On December 22, the Treasury Department’s Office of Foreign Assets Control (OFAC) designated more than 30 individuals and entities under the Ukraine-related sanctions. The designations were made under the auspices of several different executive orders, and thus there are different restrictions on transacting with these parties depending on the basis for each party’s designation. Roughly 72 hours before Christmas Day, when the spirit of giving is celebrated, OFAC showed its ability to taketh away, as follows:
- Eight individuals and entities were designated because they are owned or controlled by, provide material support to, or act on behalf of Gennady Timchenko, a Russian businessman who is already a Specially Designated National (SDN)
- Three entities were designated because they are owned or controlled by Arkady and Boris Rotenberg, Russian businessmen who are already designated as SDNs
- Three individuals were designated because they act on behalf of Kalashnikov Concern and/or Izhevsky Mekhanichesky Zavod JSC, each of which is already designated as an SDN
- Two individuals were designated for threatening the security and stability of Ukraine and misappropriating public assets. Each is a former official from the regime of former Ukrainian President Viktor Yanukovych, who is also designated as an SDN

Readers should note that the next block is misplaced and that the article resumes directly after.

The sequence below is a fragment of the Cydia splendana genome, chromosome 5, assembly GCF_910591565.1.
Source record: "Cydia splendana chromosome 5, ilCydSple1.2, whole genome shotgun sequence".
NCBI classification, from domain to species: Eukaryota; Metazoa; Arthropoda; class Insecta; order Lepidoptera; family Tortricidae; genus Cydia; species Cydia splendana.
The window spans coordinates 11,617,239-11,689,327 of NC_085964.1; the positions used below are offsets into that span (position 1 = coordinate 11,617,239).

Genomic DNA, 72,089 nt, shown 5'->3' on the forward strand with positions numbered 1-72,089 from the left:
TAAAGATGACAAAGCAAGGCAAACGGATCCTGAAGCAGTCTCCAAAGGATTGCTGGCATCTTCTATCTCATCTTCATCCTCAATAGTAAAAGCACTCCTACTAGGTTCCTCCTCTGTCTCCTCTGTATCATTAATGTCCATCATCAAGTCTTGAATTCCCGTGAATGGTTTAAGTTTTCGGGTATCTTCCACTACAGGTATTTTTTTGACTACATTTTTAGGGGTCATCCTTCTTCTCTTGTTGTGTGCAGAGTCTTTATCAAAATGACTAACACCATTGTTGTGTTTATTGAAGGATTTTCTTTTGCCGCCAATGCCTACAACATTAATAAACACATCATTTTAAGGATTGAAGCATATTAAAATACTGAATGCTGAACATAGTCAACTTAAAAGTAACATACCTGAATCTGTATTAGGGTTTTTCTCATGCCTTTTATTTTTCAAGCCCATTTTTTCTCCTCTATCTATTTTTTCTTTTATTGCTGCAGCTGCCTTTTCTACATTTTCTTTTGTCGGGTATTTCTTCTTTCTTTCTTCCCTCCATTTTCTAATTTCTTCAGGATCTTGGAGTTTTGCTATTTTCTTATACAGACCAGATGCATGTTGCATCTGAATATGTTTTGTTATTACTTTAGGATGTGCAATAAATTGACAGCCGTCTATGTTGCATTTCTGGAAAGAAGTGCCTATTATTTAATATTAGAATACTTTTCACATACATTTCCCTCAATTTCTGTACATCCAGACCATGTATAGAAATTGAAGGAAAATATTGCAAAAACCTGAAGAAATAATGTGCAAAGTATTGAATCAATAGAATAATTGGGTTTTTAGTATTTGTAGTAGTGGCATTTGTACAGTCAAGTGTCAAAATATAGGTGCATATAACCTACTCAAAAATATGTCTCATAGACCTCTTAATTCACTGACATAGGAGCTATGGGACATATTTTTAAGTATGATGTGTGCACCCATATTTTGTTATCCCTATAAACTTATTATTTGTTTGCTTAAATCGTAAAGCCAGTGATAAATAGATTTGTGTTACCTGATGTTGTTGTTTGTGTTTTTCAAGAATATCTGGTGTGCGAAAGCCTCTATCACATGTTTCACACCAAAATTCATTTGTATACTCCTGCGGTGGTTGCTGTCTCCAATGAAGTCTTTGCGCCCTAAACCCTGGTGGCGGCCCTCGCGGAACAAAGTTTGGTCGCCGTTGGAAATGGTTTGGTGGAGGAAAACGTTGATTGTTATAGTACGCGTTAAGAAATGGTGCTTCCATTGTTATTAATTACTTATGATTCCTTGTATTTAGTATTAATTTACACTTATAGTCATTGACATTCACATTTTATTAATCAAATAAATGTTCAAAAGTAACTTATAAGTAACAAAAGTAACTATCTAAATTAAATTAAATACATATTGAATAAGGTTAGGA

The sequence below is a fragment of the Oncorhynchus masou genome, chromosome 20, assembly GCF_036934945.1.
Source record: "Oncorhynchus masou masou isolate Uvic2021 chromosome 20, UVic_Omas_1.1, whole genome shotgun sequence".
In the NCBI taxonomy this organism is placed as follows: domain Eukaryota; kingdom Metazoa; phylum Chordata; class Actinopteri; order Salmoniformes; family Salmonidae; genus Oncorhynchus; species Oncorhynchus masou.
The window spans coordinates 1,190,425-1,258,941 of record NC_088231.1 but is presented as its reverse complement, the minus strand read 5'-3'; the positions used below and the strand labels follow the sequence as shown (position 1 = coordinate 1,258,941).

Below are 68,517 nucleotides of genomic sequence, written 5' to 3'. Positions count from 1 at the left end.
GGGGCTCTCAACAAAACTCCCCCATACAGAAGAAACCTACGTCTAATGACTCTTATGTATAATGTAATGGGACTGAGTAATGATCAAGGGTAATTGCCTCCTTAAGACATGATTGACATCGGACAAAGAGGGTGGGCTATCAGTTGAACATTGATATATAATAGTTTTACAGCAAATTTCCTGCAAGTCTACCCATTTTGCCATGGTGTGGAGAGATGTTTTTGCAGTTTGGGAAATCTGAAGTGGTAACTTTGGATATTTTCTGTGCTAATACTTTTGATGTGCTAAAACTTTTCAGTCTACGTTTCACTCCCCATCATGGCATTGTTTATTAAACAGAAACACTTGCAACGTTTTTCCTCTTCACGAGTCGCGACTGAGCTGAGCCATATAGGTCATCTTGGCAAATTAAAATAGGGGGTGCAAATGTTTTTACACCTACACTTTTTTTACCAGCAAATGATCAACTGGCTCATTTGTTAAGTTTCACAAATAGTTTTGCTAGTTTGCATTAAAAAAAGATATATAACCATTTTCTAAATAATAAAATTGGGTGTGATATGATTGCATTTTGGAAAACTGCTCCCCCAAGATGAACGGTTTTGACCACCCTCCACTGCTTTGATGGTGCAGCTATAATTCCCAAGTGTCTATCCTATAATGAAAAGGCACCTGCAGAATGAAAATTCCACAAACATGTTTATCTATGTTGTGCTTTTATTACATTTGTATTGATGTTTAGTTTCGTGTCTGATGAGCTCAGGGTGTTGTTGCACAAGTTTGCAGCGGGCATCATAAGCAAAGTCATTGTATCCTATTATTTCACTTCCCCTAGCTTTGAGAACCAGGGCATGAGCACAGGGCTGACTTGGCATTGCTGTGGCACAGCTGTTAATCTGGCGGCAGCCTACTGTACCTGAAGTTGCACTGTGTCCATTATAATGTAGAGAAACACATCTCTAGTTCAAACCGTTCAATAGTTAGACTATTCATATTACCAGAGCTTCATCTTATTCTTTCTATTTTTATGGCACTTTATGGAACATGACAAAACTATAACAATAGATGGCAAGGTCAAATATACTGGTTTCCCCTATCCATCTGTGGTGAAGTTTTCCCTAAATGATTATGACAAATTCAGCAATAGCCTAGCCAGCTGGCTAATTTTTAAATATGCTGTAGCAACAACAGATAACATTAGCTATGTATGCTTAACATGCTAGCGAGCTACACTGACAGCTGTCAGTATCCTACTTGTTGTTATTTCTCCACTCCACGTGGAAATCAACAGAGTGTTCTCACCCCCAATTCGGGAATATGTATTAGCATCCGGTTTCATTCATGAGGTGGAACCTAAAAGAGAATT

- Six Ukrainian separatists were designated for violating Ukraine’s sovereignty and territorial integrity
- Twelve entities, ranging from banks to wineries (no fun allowed in Crimea!), that operate in the Crimea region of Ukraine were designated
In addition to these designations, a number of subsidiaries of previously sanctioned entities (VTB Bank, Sberbank and Rostec) were added to the Sectoral Sanctions Identification List, and thus made subject to targeted restrictions.
These measures suggest that the United States remains serious about pressuring Russia to reach an acceptable diplomatic resolution in Ukraine. In addition, and notably, these measures help to align US restrictions related to Ukraine with restrictions maintained by the European Union. In our view, US sanctions have the most impact when implemented in coordination with those adopted by its allies. We suspect these newly designated parties would presumably agree that being on multiple naughty lists is worse than just being on one.